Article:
With Magic Johnson representing the team at the lottery, the won the second overall selection, kept the pick and fans of the team breathed a huge sigh of relief.

The Lakers then made a big move to unload one of their bad contracts when they sent Timofey Mozgov along with D’Angelo Russell to the Brooklyn Nets in exchange for Brook Lopez and the 27th pick in the NBA Draft.

Giving up Russell is a steep price to dump the Mozgov deal to be sure. He was a highly touted second overall selection in the 2015 Draft but never really got a chance to shine in his rookie year due to Byron Scott’s insistence on playing veterans over rookies. He did fare a lot better under Luke Walton in his second year where he averaged 15.6 points and 4.8 assists and seemed to grow a lot as a player.

Ultimately the Lakers winning the draft lottery was what made him expendable as they were expected to select point guard Lonzo Ball who projects to be a much better play-maker than Russell who really struggled with that aspect of his game last season to the point where he was moved off the ball in most sets and caused many to question what his role would be going forward. It was not a great sign for a young player whose biggest moment with the Lakers was leaking a video to social media of then-teammate Nick “Swaggy P” Young confessing to cheating on his then-girlfriend Iggy Azalea.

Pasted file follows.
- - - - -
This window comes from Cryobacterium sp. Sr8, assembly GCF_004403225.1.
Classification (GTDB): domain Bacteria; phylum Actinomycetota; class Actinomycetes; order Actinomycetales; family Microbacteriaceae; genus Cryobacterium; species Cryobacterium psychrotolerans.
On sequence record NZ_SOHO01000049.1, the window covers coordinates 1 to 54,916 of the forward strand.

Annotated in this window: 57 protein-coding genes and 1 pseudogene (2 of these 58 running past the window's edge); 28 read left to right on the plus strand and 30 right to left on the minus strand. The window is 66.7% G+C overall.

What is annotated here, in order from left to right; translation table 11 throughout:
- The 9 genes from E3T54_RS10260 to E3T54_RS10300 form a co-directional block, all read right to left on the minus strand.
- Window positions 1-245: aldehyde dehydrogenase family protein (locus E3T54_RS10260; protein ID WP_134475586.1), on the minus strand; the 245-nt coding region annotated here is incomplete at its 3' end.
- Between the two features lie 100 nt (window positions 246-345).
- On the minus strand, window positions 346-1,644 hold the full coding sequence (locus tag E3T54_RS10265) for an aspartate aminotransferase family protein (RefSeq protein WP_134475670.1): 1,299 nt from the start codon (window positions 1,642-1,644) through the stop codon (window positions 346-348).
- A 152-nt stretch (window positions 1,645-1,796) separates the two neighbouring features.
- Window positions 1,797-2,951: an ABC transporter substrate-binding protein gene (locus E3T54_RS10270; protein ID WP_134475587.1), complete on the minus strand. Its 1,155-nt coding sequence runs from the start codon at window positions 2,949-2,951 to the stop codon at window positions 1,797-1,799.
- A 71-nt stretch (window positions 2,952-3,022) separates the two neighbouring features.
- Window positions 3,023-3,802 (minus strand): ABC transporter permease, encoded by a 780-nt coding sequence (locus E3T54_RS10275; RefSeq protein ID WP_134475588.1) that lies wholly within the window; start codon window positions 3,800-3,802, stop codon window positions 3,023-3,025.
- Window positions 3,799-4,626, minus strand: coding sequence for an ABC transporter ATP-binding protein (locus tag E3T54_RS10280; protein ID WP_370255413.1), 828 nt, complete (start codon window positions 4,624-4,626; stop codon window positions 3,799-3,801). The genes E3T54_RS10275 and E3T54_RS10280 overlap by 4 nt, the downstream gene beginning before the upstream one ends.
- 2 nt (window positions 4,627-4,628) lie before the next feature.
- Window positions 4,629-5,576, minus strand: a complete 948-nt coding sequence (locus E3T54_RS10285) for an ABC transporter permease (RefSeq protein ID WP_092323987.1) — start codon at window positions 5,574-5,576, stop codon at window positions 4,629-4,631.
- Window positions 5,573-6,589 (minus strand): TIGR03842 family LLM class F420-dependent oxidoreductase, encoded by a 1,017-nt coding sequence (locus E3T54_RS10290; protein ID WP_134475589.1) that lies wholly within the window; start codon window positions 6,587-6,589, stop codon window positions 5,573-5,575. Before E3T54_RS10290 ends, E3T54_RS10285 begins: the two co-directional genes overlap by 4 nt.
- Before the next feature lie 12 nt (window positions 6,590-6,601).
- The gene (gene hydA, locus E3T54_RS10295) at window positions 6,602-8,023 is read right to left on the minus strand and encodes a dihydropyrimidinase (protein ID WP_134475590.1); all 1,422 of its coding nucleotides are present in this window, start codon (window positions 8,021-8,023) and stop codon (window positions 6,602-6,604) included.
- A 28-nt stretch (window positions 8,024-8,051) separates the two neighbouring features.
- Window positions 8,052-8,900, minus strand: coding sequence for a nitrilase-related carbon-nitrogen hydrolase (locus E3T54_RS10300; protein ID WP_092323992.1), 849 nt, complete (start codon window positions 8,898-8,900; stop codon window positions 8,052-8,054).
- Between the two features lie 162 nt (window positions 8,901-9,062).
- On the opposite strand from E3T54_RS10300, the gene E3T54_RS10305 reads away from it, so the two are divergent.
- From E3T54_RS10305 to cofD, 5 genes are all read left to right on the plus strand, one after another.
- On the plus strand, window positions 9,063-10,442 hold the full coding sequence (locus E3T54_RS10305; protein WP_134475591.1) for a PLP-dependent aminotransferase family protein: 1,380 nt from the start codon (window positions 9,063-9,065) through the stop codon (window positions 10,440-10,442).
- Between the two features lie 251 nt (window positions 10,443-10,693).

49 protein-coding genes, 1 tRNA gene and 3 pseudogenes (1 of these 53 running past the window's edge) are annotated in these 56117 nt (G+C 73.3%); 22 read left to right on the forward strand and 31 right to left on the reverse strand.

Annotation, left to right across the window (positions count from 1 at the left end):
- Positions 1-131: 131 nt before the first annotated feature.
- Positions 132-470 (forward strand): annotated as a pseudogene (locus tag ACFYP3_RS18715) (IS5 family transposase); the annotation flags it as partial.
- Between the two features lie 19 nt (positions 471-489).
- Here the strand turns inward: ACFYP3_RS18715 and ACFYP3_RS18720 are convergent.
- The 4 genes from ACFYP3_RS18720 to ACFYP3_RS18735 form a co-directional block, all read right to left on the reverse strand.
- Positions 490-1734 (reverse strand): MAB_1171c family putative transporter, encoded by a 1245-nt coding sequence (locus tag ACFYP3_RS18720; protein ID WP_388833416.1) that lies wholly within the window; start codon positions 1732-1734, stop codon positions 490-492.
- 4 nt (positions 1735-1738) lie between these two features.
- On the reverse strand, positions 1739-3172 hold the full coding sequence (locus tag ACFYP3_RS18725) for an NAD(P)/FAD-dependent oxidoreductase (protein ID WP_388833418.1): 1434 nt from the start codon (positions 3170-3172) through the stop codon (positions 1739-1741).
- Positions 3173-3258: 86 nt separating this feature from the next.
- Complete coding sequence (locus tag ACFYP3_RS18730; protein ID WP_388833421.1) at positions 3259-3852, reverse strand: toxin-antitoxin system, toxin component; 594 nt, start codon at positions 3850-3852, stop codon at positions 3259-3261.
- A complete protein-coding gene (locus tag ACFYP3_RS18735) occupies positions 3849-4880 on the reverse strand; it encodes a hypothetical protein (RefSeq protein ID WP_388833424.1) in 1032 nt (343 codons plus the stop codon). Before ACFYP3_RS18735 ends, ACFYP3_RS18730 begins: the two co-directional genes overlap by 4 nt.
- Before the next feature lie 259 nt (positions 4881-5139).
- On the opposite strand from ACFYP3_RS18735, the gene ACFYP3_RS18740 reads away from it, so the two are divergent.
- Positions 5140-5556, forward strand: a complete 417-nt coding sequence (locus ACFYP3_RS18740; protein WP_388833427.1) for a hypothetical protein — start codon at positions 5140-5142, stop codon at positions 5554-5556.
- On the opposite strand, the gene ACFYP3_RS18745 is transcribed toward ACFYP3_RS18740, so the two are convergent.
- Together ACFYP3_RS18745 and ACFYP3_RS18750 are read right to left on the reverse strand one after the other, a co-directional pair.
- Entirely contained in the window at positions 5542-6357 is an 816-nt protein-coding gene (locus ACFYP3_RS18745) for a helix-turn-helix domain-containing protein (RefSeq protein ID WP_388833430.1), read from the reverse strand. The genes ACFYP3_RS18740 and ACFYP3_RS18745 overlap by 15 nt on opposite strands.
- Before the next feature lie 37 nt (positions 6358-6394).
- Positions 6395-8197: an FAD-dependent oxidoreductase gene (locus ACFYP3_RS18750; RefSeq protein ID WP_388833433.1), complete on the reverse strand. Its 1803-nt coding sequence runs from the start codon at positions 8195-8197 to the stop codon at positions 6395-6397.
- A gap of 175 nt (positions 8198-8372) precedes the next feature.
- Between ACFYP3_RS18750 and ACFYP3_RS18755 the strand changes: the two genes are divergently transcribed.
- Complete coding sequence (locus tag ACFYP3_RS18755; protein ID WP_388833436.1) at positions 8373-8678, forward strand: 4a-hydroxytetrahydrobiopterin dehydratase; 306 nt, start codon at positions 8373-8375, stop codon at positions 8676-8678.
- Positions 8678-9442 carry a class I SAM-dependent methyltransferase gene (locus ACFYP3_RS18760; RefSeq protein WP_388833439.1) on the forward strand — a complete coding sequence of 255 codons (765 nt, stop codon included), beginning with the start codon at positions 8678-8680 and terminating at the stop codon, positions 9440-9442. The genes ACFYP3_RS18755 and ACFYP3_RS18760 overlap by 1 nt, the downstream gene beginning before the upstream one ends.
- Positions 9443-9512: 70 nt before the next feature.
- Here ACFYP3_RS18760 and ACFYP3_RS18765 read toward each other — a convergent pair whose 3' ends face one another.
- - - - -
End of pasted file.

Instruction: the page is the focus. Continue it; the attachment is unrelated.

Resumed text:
Still, Russell has a lot of potential. He will now realize it with another organization. There is a chance he blossoms into the all-star level talent that he was projected as and it will likely lead to some discussions about how wise this trade was down the road, but the goal in trading Russell wasn’t just to hand the keys over to Ball, it was to get free up money to acquire future assets down the road.

The Lakers get a bad contract off the books and a useful player coming back in Brook Lopez who is still one of the best offensive big men in the game and has now added three point shooting to his impressive arsenal. Lopez brings offensive stability and scoring prowess to a young team that will struggle at times as they learn and grow in the pro game.